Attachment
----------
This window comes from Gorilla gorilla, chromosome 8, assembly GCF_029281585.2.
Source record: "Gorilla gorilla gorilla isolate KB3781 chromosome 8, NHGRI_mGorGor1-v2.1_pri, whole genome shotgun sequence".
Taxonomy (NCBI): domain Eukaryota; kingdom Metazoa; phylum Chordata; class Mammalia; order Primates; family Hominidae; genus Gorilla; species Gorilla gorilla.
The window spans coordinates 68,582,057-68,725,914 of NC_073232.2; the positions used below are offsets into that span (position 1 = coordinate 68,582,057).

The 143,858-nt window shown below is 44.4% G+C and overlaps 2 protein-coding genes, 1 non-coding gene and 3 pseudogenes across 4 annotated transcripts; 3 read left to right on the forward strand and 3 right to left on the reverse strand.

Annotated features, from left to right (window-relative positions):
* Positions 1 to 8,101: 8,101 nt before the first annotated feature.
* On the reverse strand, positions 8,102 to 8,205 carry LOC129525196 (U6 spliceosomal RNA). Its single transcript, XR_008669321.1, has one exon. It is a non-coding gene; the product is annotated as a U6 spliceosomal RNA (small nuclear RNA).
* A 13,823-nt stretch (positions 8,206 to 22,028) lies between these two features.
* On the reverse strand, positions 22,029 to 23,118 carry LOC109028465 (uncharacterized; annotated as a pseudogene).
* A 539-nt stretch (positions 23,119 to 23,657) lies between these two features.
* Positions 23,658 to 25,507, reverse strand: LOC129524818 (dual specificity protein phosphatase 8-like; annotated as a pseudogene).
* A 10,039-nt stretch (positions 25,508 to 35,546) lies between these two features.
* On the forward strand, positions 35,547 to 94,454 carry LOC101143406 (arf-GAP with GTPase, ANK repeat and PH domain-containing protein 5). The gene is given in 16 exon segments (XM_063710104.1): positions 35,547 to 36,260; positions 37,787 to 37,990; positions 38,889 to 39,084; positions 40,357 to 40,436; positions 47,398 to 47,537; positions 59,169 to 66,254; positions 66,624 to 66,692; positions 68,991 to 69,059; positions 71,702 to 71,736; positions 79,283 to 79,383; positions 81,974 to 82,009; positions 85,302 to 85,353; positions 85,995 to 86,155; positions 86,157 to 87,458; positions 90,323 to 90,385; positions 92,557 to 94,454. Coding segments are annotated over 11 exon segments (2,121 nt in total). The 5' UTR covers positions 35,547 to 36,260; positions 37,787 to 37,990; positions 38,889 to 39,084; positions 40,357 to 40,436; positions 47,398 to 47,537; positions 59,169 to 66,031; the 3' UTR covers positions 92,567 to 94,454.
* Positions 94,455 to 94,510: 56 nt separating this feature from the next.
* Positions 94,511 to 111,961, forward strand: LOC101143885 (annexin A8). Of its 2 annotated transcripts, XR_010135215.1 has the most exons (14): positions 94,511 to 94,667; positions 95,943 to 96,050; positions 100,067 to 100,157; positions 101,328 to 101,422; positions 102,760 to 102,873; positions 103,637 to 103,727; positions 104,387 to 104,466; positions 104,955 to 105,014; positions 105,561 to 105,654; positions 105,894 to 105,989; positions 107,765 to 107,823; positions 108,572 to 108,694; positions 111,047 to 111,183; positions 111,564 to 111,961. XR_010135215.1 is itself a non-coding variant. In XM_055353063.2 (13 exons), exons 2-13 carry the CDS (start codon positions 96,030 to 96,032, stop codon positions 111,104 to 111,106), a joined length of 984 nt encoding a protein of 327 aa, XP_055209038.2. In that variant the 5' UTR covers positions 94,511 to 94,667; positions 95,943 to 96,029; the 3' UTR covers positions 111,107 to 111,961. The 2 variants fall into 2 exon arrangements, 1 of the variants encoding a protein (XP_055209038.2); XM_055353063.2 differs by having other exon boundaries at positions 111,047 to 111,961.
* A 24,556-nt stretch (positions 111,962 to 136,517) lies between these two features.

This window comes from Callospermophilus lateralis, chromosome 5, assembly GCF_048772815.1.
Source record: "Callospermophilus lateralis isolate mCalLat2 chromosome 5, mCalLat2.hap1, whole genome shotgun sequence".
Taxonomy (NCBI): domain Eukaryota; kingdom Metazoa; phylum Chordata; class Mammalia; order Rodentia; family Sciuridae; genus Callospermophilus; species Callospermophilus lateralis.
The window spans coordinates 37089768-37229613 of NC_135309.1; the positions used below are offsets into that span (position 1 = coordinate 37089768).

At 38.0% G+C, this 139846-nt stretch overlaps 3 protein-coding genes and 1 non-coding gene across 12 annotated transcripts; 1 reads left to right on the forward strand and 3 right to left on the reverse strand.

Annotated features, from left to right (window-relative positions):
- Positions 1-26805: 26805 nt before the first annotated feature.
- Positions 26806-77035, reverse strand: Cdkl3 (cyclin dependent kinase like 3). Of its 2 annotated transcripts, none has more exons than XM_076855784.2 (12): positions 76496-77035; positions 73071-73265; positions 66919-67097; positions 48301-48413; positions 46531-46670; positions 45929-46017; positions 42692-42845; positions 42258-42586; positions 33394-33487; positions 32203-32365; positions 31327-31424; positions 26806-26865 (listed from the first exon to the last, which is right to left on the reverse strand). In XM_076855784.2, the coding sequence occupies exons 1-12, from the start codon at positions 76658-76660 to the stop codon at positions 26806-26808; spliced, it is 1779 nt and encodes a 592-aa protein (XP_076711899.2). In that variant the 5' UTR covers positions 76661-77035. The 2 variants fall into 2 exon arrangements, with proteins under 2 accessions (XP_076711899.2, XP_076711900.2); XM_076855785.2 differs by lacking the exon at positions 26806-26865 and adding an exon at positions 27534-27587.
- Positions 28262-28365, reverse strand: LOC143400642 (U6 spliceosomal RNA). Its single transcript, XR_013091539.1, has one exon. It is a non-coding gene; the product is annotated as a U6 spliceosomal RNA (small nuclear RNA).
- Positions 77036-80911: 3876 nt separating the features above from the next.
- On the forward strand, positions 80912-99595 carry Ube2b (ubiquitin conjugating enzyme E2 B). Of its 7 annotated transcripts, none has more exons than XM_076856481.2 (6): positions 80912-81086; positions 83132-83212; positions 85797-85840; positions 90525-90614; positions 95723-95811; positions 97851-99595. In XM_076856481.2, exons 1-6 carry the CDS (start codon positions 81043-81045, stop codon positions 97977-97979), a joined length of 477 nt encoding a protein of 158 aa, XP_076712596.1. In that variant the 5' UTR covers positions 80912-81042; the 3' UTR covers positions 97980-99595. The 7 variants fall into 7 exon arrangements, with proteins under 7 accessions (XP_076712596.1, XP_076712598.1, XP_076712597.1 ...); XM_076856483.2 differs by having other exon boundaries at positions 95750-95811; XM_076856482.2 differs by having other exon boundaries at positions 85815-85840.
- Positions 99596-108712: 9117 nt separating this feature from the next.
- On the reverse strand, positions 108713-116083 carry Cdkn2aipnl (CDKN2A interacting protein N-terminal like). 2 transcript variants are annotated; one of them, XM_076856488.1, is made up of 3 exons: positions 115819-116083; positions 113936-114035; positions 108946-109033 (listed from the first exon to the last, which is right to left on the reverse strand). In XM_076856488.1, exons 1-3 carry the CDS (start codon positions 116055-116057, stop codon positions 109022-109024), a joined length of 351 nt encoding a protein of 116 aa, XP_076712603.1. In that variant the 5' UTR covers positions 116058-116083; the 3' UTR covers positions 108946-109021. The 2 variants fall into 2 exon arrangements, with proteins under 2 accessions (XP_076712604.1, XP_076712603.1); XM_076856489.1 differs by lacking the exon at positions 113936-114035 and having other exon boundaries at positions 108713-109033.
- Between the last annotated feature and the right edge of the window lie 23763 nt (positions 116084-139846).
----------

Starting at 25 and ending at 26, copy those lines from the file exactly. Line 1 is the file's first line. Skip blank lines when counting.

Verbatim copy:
- Positions 26806-77035, reverse strand: Cdkl3 (cyclin dependent kinase like 3). Of its 2 annotated transcripts, none has more exons than XM_076855784.2 (12): positions 76496-77035; positions 73071-73265; positions 66919-67097; positions 48301-48413; positions 46531-46670; positions 45929-46017; positions 42692-42845; positions 42258-42586; positions 33394-33487; positions 32203-32365; positions 31327-31424; positions 26806-26865 (listed from the first exon to the last, which is right to left on the reverse strand). In XM_076855784.2, the coding sequence occupies exons 1-12, from the start codon at positions 76658-76660 to the stop codon at positions 26806-26808; spliced, it is 1779 nt and encodes a 592-aa protein (XP_076711899.2). In that variant the 5' UTR covers positions 76661-77035. The 2 variants fall into 2 exon arrangements, with proteins under 2 accessions (XP_076711899.2, XP_076711900.2); XM_076855785.2 differs by lacking the exon at positions 26806-26865 and adding an exon at positions 27534-27587.
- Positions 28262-28365, reverse strand: LOC143400642 (U6 spliceosomal RNA). Its single transcript, XR_013091539.1, has one exon. It is a non-coding gene; the product is annotated as a U6 spliceosomal RNA (small nuclear RNA).